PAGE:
Category Archives: FinSA (FIDLEG)

The New Swiss Prospectus Regime

In June 2018 the Swiss Federal Parliament passed the Financial Services Act and the Financial Institutions Act, and on 6 November 2019 the Swiss Federal Council published the implementing ordinances thereto. The acts and the related ordinances will become effective on 1 January 2020. Modeled largely after the EU prospectus framework, the new prospectus regime marks a veritable paradigm change to Swiss capital market regulation, introducing a number of novelties for issuers of securities in the Swiss market, such as the requirement for an ex ante approval for most financial instruments, coupled with some important long-awaited explicit exemptions from such requirement and the requirement for a prospectus for secondary public offerings.

By Christian Rehm / René Bösch (Reference: CapLaw-2019-51)

Countdown at the Point of Sale – Final Version of Financial Services Ordinance Published

On the way to the new Financial Services Act (FinSA), the final version of the Financial Services Ordinance (FinSO), which was published on 6 November 2019, started the final countdown towards the implementation of these new regulations in the light of their entry into force on 1 January 2020. As of that date, financial services providers must, in principle, comply with the new regulations (including the key adjustments made in the final version of the FinSO). However, various transitory provisions provide for (temporary) relief from the apparent time pressure.

By Sandro Abegglen / Luca Bianchi (Reference: CapLaw-2019-52)

The Basic Information Sheet – No surprises in the final implementing ordinances, but some relevant amendments

On 1 January 2020 the new Swiss Financial Services Act (FinSA) and its implementing ordinance, the Financial Services Ordinance (FinSO), will come into effect. The Swiss Federal Council announced its decision on the entering into force of the new financial services regulation and the final text of the implementing ordinances on 6 November 2019. There are no big surprises in the final ordinances regarding the newly introduced basic information sheet (Basisinformationsblatt). However, a number of amendments were made based on responses in the consultation process of the draft ordinances.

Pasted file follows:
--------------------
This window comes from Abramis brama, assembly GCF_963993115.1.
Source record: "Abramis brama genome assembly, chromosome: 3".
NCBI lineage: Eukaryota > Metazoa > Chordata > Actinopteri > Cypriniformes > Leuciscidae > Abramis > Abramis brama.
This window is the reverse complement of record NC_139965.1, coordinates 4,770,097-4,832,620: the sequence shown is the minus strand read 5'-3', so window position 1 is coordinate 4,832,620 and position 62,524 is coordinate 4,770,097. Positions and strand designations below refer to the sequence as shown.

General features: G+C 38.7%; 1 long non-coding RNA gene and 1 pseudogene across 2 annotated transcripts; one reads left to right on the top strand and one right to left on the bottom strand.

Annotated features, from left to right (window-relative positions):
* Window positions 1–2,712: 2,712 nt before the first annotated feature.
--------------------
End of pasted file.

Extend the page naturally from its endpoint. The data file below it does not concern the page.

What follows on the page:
By Daniel Haeberli (Reference: CapLaw-2019-53)

Update: The Enforcement of Clients’ Rights in the Financial Services Act

The Financial Services Act (FinSA) as it will enter into force on 1 January 2020 contains two elements of an initially broad set of proposals meant to strengthen the enforcement of clients’ rights. First, it specifies the scope of records to be kept regarding a service provider’s relationship with a client and gives the client an unambiguous legal basis to obtain a copy of such records on request. Second, it will require all providers of financial services to be affiliated with an ombuds institution. Parliament ultimately opposed the introduction of new procedural mechanisms such as collective action instruments and changes to the ‘loser pays’ rule, referring to ongoing efforts towards a broader reform of the Civil Procedure Code.

By Thomas Werlen / Jonas Hertner (Reference: CapLaw-2019-54)

The New Registration Duty for Client Advisers – An Update on the Final FinSO

On 6 November 2019, the Federal Council decided that the Financial Services Act (FinSA) would enter into force on 1 January 2020. Subject to a transition regime, the FinSA will introduce a new registration duty for client advisers of Swiss financial service providers not subject to prudential regulation and client advisers of foreign financial institutions. Today, no such registration requirement exists with the exception of similar obligations for untied insurance intermediaries, who have to register with the public register kept by the Swiss Financial Market Supervisory Authority (FINMA).

Under the new regime, client advisers will be required to register in a register maintained by one or more registration bodies licensed by FINMA. To register, they must evidence sufficient knowledge of the rules of conduct under the FinSA and the necessary expertise to perform their duties, adequate financial means as well as affiliate themselves with an ombudsman’s office. Clients may check the register at any time to verify that their adviser has the required qualifications. The registration will, however, not imply any prudential or ongoing supervision by FINMA. If a client adviser no longer meets the registration requirements, the adviser will be deleted from the register by the competent registration body and may, consequently, no longer engage in activities as a client adviser.